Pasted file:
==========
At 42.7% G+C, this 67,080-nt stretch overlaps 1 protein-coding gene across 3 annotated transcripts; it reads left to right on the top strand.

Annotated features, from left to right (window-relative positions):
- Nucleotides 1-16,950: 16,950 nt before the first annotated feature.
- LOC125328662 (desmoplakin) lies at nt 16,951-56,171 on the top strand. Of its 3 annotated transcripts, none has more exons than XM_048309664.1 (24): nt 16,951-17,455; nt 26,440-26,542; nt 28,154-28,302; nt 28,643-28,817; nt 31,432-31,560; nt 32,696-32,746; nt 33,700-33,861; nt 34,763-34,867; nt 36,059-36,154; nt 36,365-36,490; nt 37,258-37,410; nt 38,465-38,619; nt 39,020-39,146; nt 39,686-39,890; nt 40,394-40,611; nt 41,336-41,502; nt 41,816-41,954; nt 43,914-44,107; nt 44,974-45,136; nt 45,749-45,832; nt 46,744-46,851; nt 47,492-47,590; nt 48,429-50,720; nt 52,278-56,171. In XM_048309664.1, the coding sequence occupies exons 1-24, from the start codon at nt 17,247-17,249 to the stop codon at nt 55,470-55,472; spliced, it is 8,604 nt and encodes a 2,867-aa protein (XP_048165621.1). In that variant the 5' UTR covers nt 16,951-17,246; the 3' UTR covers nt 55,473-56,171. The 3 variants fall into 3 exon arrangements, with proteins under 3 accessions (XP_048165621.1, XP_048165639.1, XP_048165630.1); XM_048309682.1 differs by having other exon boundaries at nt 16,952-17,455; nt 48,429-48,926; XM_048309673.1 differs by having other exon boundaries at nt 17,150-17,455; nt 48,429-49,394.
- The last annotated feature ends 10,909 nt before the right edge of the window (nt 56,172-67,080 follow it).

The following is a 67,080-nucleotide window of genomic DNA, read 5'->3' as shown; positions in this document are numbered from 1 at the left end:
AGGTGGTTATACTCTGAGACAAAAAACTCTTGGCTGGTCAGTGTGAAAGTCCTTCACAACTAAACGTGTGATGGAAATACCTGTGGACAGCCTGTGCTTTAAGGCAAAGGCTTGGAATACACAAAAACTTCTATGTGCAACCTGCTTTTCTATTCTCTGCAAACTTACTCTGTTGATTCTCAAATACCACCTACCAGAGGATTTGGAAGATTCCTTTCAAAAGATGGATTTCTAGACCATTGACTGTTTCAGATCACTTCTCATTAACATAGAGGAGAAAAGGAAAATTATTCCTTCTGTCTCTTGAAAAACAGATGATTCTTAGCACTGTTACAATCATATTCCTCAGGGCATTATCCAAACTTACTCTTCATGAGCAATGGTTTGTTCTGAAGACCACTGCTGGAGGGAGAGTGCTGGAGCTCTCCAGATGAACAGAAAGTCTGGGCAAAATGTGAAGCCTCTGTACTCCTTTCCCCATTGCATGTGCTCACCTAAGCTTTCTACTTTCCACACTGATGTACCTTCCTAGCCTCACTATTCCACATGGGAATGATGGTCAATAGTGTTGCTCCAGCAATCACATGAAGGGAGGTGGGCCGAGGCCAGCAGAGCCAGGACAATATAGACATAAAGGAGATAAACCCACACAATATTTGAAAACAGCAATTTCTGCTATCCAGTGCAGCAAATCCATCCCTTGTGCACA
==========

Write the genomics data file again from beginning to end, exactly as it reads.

At 42.7% G+C, this 67,080-nt stretch overlaps 1 protein-coding gene across 3 annotated transcripts; it reads left to right on the top strand.

Annotated features, from left to right (window-relative positions):
- Nucleotides 1-16,950: 16,950 nt before the first annotated feature.
- LOC125328662 (desmoplakin) lies at nt 16,951-56,171 on the top strand. Of its 3 annotated transcripts, none has more exons than XM_048309664.1 (24): nt 16,951-17,455; nt 26,440-26,542; nt 28,154-28,302; nt 28,643-28,817; nt 31,432-31,560; nt 32,696-32,746; nt 33,700-33,861; nt 34,763-34,867; nt 36,059-36,154; nt 36,365-36,490; nt 37,258-37,410; nt 38,465-38,619; nt 39,020-39,146; nt 39,686-39,890; nt 40,394-40,611; nt 41,336-41,502; nt 41,816-41,954; nt 43,914-44,107; nt 44,974-45,136; nt 45,749-45,832; nt 46,744-46,851; nt 47,492-47,590; nt 48,429-50,720; nt 52,278-56,171. In XM_048309664.1, the coding sequence occupies exons 1-24, from the start codon at nt 17,247-17,249 to the stop codon at nt 55,470-55,472; spliced, it is 8,604 nt and encodes a 2,867-aa protein (XP_048165621.1). In that variant the 5' UTR covers nt 16,951-17,246; the 3' UTR covers nt 55,473-56,171. The 3 variants fall into 3 exon arrangements, with proteins under 3 accessions (XP_048165621.1, XP_048165639.1, XP_048165630.1); XM_048309682.1 differs by having other exon boundaries at nt 16,952-17,455; nt 48,429-48,926; XM_048309673.1 differs by having other exon boundaries at nt 17,150-17,455; nt 48,429-49,394.
- The last annotated feature ends 10,909 nt before the right edge of the window (nt 56,172-67,080 follow it).

The following is a 67,080-nucleotide window of genomic DNA, read 5'->3' as shown; positions in this document are numbered from 1 at the left end:
AGGTGGTTATACTCTGAGACAAAAAACTCTTGGCTGGTCAGTGTGAAAGTCCTTCACAACTAAACGTGTGATGGAAATACCTGTGGACAGCCTGTGCTTTAAGGCAAAGGCTTGGAATACACAAAAACTTCTATGTGCAACCTGCTTTTCTATTCTCTGCAAACTTACTCTGTTGATTCTCAAATACCACCTACCAGAGGATTTGGAAGATTCCTTTCAAAAGATGGATTTCTAGACCATTGACTGTTTCAGATCACTTCTCATTAACATAGAGGAGAAAAGGAAAATTATTCCTTCTGTCTCTTGAAAAACAGATGATTCTTAGCACTGTTACAATCATATTCCTCAGGGCATTATCCAAACTTACTCTTCATGAGCAATGGTTTGTTCTGAAGACCACTGCTGGAGGGAGAGTGCTGGAGCTCTCCAGATGAACAGAAAGTCTGGGCAAAATGTGAAGCCTCTGTACTCCTTTCCCCATTGCATGTGCTCACCTAAGCTTTCTACTTTCCACACTGATGTACCTTCCTAGCCTCACTATTCCACATGGGAATGATGGTCAATAGTGTTGCTCCAGCAATCACATGAAGGGAGGTGGGCCGAGGCCAGCAGAGCCAGGACAATATAGACATAAAGGAGATAAACCCACACAATATTTGAAAACAGCAATTTCTGCTATCCAGTGCAGCAAATCCATCCCTTGTGCACA